throw new Exception("Unable to determine caller's IP.");

    return ip;
}

public T GetHeaderValueAs<T>(string headerName)
{
    StringValues values;

    if (_httpContextAccessor.HttpContext?.Request?.Headers?.TryGetValue(headerName, out values) ?? false)
    {
        string rawValues = values.ToString();   // writes out as Csv when there are multiple.

        if (!rawValues.IsNullOrWhitespace())
            return (T)Convert.ChangeType(values.ToString(), typeof(T));
    }
    return default(T);
}

public static List<string> SplitCsv(this string csvList, bool nullOrWhitespaceInputReturnsNull = false)
{
    if (string.IsNullOrWhiteSpace(csvList))
        return nullOrWhitespaceInputReturnsNull ? null : new List<string>();

    return csvList
        .TrimEnd(',')
        .Split(',')
        .AsEnumerable<string>()
        .Select(s => s.Trim())
        .ToList();
}

public static bool IsNullOrWhitespace(this string s)
{
    return String.IsNullOrWhiteSpace(s);
}

Assumes _httpContextAccessor was provided through DI.

6
  • 4
    THIS is the right answer. There's not a single way to retrieve the IP address, specially when your app is behind a Nginx, a load balancer or something like that. Thanks!
    – Feu
    Oct 2 '16 at 2:54
  • @crokusek...trying to adapt your solution, but VS forcing me to the class encapsulating this code static. Do you have this code in your web app project or in a class library in the solution?
    – dinotom
    Apr 5 '18 at 17:07
  • The first 2 methods should be in an instance that provides __httpContextAccessor (or adapt it). The second 2 string methods were pulled from a separate static extensions class.
    – crokusek
    Apr 5 '18 at 17:22
  • This is a good solution especially when your app uses Kestrel and is hosted with Nginx on Linux. Aug 17 '19 at 14:58
  • 3
    Terrible answer if badly configured. Someone could fake the IP just by injecting X-Forwarded-For header if someone finds the true server's IP. Jan 11 '20 at 21:39
19

You can use the IHttpConnectionFeature for getting this information.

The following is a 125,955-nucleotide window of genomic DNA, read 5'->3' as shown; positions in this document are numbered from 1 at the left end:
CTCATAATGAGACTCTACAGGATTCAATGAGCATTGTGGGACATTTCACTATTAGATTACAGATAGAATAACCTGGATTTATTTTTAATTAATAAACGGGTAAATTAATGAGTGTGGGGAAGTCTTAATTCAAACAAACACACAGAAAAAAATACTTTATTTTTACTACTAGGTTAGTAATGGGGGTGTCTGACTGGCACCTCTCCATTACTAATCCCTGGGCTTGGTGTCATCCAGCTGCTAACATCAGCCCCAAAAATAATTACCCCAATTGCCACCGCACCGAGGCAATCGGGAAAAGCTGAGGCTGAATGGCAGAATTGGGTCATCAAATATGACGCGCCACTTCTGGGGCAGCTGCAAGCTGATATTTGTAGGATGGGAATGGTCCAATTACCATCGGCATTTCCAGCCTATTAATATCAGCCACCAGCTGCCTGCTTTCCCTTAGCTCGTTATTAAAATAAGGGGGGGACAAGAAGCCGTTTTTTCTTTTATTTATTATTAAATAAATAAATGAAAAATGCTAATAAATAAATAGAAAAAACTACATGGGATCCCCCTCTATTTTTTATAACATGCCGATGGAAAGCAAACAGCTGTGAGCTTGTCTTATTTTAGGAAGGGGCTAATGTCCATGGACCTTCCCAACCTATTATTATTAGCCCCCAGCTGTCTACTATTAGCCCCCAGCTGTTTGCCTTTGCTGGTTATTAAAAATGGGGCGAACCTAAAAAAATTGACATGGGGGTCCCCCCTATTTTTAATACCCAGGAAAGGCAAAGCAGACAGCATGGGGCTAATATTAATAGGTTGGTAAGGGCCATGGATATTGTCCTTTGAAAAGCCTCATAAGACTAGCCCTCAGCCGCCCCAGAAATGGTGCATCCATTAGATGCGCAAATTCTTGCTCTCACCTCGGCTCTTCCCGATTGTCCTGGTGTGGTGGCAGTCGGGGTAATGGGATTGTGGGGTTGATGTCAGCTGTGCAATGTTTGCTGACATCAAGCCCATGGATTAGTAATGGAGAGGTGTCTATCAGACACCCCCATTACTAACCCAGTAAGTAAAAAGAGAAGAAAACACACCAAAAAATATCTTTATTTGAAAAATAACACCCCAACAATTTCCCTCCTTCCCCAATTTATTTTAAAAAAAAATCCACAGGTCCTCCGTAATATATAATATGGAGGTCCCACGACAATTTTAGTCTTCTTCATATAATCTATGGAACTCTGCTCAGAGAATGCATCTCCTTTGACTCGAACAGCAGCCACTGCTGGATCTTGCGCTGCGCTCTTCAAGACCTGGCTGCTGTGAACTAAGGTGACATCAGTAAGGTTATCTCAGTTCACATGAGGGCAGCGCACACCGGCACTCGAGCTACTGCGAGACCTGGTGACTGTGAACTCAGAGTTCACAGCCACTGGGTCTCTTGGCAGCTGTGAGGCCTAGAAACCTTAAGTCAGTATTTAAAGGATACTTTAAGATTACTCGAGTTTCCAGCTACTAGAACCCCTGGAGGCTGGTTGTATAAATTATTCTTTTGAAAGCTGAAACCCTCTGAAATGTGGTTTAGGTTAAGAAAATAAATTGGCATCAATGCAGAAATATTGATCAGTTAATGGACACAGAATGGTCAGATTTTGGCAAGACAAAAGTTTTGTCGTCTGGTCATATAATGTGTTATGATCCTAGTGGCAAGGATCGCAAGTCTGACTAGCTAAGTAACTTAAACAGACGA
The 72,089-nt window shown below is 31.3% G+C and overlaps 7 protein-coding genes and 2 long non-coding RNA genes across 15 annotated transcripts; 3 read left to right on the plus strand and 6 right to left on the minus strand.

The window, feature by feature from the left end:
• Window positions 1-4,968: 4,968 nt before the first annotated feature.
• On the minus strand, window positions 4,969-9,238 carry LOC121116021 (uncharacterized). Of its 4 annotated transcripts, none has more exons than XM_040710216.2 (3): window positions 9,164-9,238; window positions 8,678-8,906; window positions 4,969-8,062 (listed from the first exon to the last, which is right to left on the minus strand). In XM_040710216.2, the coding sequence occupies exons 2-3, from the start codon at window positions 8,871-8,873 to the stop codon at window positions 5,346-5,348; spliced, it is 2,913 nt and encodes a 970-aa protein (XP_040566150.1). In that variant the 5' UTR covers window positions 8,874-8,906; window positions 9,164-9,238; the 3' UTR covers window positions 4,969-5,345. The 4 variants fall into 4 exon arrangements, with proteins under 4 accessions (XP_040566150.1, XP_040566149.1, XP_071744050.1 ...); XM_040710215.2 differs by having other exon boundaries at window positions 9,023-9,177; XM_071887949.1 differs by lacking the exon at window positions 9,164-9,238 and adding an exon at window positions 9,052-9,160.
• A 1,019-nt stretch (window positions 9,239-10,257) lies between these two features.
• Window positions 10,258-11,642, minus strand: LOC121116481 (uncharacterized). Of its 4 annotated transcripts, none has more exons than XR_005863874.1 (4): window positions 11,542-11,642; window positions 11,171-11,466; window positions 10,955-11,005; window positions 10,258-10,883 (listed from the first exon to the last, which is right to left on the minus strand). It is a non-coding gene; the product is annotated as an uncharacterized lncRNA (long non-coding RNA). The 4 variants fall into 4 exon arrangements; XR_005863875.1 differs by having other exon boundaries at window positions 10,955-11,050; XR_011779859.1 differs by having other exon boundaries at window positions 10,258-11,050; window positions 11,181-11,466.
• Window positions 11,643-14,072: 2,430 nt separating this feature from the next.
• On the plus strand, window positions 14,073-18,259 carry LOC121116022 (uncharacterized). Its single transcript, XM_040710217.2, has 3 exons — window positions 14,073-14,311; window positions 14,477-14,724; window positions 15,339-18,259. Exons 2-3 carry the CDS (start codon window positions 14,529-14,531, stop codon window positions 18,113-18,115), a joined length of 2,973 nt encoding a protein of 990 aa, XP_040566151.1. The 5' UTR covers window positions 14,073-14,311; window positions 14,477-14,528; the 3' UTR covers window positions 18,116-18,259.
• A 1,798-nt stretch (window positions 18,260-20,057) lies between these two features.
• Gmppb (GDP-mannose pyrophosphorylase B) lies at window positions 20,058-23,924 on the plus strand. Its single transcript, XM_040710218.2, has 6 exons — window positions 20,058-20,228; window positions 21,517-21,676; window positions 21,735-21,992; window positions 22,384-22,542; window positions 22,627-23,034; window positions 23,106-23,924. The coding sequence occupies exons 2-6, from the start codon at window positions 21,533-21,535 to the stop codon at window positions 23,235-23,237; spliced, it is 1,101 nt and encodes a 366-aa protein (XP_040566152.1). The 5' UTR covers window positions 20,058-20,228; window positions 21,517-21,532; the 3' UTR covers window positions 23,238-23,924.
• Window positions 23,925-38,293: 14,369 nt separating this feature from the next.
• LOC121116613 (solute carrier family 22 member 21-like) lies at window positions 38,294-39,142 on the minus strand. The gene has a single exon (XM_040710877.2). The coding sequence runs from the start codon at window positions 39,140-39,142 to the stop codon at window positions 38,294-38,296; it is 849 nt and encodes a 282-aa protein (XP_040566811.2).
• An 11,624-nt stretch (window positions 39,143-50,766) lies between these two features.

var remoteIpAddress = httpContext.GetFeature<IHttpConnectionFeature>()?.RemoteIpAddress;
4
  • 2
    Does it work for Kestrel hosting? In my demo, httpContext.GetFeature<IHttpConnectionFeature>() always be null.
    – Jerry Bian
    May 11 '15 at 3:01
  • 2
    @JerryBian according to this doc: github.com/aspnet/Docs/blob/master/aspnet/fundamentals/…, IHttpConnectionFeature is not supported in Kestrel (yet).
    – qbik
    Nov 12 '15 at 11:39
  • @JerryBian it is now Feb 12 '16 at 21:50
  • Must have been deprecated - @feradz version works for me in RC-1
    – fiat
    May 3 '16 at 0:14
13
var remoteIpAddress = HttpContext.Features.Get<IHttpConnectionFeature>()?.RemoteIpAddress;
2
  • 8
    Overly complicated. MVC already calls that internally and puts it under HttpContext.Connection.RemoteIpAddress.
    – Fred
    Apr 22 '16 at 12:28
  • @Fred - your version returns null for me in RC-1 - IIS and Kestrel
    – fiat
    May 3 '16 at 0:15
13

In ASP.NET 2.1, In StartUp.cs Add This Services:

services.AddHttpContextAccessor();
services.TryAddSingleton<IActionContextAccessor, ActionContextAccessor>();

and then do 3 step:

  1. Define a variable in your MVC controller

    private IHttpContextAccessor _accessor;
    
  2. DI into the controller's constructor

    public SomeController(IHttpContextAccessor accessor)
    {
        _accessor = accessor;
    }
    
  3. Retrieve the IP Address

    _accessor.HttpContext.Connection.RemoteIpAddress.ToString()
    

This is how it is done.

3
  • 2
    This gives me ::1. Asp.Net Core 2.2., on localhost.
    – Stian
    Oct 2 '19 at 16:46
  • 1
    ::1 is localhost in IPv6. The IPv4 equivalent of 127.0.0.1
    – Andy
    Jan 13 '20 at 21:28
  • What a terrible answer - IHttpContextAccessor is designed for injected services. The HttpContext is available as a property on Controller, and should be accessed as such.
    – slippyr4
    Aug 10 at 15:16
11

I found that, some of you found that the IP address you get is :::1 or 0.0.0.1

This is the problem because of you try to get IP from your own machine, and the confusion of C# that try to return IPv6.